Coronavirus: UK businesses owed £133bn since lockdown began

As the UK's coronavirus lockdown continues to ease, non-essential businesses begin to reopen but 90% of businesses have not been paid for work done pre-lockdown. Photo: Richard Baker/In Pictures via Getty

As coronavirus lockdown restrictions begin to ease and many UK businesses start to reopen and return to work this month, firms are still waiting for £133bn ($166bn) for work done before the lockdown began in March, new research has found.

A huge 90% of businesses have not yet been paid for work done pre-lockdown, according to the research by fintech business lender MarketFinance.

Firms are missing average of £148,917 and 81% are also expecting to wait longer to be paid for the goods they provide and work they do from now on.

Half expect to be waiting anywhere between 14 and 30 days beyond the normal term of 45 days, and 15% fear they could be waiting anywhere between 3 and 6 months longer to be paid for work.

Only 43% of businesses that applied for support from the Coronavirus Business Interruption Loan Scheme (CBILS) were successful in securing it.

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The typical loan received by businesses was £211,667, though they applied for almost double this amount.

Almost half (45%) of business owners expect to return up to half of their furloughed staff to work in July but a quarter are likely to be kept on furlough as part of the extended scheme amid the economic uncertainties caused by the impact of the coronavirus pandemic.

The future remains less certain for the remaining quarter of furloughed staff, who could lose their jobs entirely.

For businesses that have a physical location such as an office or warehouse, over two-thirds (68%) are negotiating rent reductions with landlords whilst a third have decided to leave their premises entirely so that they can continue working from home.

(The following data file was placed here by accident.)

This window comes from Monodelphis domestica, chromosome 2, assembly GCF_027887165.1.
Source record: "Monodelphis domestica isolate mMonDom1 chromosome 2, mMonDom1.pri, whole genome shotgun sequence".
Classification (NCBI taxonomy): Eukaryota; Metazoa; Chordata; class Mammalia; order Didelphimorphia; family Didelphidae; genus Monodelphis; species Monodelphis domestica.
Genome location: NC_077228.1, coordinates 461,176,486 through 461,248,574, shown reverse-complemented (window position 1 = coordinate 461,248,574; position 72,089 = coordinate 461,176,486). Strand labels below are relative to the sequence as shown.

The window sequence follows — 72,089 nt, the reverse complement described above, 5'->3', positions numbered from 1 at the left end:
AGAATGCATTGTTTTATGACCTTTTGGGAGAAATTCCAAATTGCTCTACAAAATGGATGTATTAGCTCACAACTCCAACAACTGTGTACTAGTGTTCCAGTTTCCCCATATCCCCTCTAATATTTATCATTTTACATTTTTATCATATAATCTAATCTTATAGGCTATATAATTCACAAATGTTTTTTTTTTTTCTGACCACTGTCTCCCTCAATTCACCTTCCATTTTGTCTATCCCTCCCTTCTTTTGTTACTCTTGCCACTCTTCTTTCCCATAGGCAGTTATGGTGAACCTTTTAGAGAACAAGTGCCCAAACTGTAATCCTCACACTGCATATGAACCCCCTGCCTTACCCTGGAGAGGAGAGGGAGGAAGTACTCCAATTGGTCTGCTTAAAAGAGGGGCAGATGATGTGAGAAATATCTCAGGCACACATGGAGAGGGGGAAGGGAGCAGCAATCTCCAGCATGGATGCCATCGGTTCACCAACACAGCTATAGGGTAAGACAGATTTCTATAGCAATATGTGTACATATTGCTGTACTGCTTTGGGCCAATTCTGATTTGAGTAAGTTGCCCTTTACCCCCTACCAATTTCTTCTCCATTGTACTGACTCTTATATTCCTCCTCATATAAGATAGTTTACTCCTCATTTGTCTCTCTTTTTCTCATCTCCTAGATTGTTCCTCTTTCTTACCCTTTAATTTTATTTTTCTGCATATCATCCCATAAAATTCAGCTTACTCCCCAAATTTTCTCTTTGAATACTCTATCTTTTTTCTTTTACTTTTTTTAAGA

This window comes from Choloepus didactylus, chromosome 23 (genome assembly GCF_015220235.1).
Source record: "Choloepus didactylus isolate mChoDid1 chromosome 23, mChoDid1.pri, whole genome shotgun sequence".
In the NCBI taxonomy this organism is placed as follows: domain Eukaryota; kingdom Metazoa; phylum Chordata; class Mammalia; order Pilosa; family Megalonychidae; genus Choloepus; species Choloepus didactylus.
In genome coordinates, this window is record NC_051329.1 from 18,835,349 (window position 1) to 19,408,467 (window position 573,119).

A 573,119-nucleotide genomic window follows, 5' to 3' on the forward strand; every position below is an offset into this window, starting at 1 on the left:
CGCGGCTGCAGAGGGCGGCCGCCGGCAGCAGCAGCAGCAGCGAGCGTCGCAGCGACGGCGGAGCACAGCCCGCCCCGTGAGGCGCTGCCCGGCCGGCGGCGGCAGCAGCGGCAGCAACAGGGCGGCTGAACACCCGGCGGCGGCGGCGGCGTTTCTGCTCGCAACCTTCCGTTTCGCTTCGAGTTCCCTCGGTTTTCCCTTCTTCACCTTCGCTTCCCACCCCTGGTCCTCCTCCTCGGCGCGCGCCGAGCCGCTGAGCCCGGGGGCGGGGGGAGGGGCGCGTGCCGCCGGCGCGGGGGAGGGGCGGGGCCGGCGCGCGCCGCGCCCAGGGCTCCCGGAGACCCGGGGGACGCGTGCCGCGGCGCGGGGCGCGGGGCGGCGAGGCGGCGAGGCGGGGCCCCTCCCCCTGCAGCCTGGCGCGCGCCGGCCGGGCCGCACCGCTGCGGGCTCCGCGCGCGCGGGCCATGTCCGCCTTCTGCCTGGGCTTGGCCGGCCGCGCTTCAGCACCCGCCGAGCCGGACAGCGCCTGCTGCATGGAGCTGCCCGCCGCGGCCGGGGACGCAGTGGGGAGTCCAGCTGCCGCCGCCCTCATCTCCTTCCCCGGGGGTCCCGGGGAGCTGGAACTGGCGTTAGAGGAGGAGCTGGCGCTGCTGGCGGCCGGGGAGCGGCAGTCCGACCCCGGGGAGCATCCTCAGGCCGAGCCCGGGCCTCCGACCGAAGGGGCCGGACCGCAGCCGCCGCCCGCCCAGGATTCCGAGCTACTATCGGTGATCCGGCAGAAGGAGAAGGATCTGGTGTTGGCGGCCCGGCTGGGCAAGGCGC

While 19% of firms anticipate an increase in sales of up to 50%, one in six (15%) expect a decrease in sales of more than 75% as they reopen in the coming weeks.

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Looking in the long term, the majority (57%) believe it could take as long as one to two years for business to return to normal levels.

Although some business owners reported feeling optimistic about the future, with 45% feeling that there is pent up demand for their products and services, 60% feel exposed to conditions beyond their control, citing the lockdown, cash flow strain, recession fears and a no-deal Brexit as concerns.

Anil Stocker, CEO at MarketFinance, said: “The reopening of the UK’s high streets marked the first buoyant moment for UK businesses in months but it might well be the calm before the storm. 

“Businesses are facing a three-pronged assault on their finances. Its alarming that only half of their CBILS loans are being granted, then we learn that they have close to £150k in outstanding payments since the lockdown began and now, it’s likely that they will have to wait twice as long to get paid for new work they do whilst demand and economic activity normalises.

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“This coupled with a very moderate outlook for trading conditions, ‘rent quarter day’ this week and uncertainty about their workforce, no doubt this will put further pressure on businesses.”